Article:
Munzenmaier • Hamilton College • Urbandale, IA
Topic Exploration Project
On paper, the research process looks very smooth. You find a topic, locate sources, take notes, and start writing.
However, if you've chosen an arguable topic, you may find your opinions changing as you read. For example, you may start out wanting to prove that capital punishment deters crime. You will find experts who support that point of view. However, others question these statistics.
As you read different points of view, you may find yourself favoring one side of the argument, then the other. That's part of the process. Give yourself the freedom to explore all sides. A good example of how to do this is Patrick Johnson's "Obesity: Epidemic or Myth?"
For now, remember Thomas Dewar's saying: "Minds are like parachutes—they only function when open." Once you've explored the arguments on all sides, you can decide which ones are the strongest and the most consistent with your values.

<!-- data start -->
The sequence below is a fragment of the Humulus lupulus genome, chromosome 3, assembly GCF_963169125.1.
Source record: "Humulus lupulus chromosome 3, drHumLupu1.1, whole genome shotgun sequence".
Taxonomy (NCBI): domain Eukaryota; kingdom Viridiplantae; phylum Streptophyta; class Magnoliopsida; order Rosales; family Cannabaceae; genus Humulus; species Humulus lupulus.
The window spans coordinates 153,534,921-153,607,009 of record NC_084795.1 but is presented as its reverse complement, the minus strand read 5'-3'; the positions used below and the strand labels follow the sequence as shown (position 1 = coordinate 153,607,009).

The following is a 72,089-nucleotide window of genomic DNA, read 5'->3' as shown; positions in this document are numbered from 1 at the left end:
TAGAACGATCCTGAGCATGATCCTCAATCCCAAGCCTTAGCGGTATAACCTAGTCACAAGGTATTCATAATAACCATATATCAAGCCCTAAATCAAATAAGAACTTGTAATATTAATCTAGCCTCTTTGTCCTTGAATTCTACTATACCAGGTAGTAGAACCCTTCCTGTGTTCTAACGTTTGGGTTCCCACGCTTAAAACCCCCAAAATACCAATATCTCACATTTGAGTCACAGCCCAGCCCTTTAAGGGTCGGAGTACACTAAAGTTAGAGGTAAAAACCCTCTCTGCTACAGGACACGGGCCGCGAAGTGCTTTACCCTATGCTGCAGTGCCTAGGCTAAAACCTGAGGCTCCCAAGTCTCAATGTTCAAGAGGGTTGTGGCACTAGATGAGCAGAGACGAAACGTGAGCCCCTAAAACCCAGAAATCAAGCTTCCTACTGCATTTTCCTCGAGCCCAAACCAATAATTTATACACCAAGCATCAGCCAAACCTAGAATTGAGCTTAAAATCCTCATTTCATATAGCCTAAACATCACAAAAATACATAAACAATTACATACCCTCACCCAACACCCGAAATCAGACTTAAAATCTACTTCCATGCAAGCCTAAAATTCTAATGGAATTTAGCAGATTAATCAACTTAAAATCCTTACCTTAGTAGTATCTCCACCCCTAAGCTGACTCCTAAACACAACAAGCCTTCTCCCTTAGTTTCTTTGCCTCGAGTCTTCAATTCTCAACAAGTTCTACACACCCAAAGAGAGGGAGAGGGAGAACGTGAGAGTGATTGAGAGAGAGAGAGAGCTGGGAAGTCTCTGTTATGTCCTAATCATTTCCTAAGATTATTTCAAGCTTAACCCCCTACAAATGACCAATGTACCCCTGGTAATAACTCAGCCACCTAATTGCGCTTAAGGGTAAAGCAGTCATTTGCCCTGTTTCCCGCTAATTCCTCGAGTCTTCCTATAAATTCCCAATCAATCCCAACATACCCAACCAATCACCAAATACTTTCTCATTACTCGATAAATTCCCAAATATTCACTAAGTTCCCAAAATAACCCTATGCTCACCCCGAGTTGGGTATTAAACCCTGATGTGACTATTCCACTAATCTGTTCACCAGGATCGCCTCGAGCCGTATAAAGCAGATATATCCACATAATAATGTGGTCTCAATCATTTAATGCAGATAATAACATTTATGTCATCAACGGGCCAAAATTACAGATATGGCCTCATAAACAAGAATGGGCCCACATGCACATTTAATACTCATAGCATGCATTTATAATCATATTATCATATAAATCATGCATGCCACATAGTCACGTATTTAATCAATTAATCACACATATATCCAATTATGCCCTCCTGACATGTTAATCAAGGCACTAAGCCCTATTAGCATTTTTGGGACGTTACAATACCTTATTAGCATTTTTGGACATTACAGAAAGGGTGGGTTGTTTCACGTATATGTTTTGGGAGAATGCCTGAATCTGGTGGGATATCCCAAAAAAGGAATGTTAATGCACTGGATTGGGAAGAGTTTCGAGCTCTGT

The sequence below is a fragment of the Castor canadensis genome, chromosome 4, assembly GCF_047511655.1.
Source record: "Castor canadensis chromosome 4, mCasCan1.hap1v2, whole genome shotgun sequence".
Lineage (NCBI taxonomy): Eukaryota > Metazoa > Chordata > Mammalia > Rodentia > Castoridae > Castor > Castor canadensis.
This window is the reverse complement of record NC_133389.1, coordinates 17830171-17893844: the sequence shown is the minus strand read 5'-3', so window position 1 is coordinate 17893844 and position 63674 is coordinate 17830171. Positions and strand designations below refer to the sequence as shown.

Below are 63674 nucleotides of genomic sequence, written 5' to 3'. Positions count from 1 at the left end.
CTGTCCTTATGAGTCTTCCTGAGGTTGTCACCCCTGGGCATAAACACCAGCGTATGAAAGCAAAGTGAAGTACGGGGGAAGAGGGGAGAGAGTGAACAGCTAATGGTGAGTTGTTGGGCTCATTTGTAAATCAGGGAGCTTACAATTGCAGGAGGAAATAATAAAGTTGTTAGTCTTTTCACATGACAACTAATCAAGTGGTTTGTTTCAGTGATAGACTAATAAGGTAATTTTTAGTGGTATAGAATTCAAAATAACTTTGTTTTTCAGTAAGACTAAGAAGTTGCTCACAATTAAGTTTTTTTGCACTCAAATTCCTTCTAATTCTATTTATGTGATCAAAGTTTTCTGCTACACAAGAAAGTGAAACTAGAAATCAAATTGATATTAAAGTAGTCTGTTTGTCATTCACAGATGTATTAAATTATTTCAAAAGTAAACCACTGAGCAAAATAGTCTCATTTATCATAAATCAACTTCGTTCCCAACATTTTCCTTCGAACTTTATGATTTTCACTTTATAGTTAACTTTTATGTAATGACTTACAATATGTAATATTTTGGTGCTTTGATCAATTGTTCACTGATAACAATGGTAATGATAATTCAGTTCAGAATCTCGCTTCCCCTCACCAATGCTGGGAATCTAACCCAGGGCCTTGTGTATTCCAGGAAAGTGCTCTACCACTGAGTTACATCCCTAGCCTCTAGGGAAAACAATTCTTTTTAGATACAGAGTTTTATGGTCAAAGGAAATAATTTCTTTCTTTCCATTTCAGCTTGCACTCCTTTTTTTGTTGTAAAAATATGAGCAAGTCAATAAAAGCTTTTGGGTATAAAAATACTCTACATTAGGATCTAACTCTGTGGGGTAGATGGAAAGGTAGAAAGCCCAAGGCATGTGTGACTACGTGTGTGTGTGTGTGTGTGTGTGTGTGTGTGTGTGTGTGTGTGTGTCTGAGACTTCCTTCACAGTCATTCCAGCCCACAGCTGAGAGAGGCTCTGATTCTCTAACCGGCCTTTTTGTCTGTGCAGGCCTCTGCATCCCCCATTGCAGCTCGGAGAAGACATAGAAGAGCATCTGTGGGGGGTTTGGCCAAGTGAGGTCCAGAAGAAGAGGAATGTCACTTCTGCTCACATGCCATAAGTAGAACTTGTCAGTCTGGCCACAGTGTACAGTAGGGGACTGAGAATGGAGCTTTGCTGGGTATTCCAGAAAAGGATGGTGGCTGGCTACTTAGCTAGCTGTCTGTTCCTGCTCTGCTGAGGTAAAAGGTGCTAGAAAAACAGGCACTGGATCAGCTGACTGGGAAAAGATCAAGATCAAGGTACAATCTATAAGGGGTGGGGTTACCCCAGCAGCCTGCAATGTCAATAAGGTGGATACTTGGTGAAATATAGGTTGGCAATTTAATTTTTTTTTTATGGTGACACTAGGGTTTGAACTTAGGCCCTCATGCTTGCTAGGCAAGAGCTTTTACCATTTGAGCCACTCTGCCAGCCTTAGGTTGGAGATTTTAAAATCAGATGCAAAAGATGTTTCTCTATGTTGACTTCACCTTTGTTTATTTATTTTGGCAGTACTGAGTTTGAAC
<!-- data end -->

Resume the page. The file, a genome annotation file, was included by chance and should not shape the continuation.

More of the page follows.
Your final stand will be stronger because you considered many points of view. In addition, you will be more credible. If someone brings up an argument against your position, you'll be able to respond logically instead of having to say, "Um, I never thought of that." Being aware of all sides of the argument instead of just one will make it easier for your audience to trust that you are knowledgeable and fair-minded.
How to Write Your Topic Exploration Project (50 pts)
1. Choose a topic.
2. Explain why your topic is controversial.
3. Describe your thinking on the topic at this point in your research.
Topic Exploration Organizer (.doc)
Topic Exploration Rubric (.doc)
Use of topic exploration
materials is restricted to students or faculty of Kaplan University.
Last updated 8/11/2010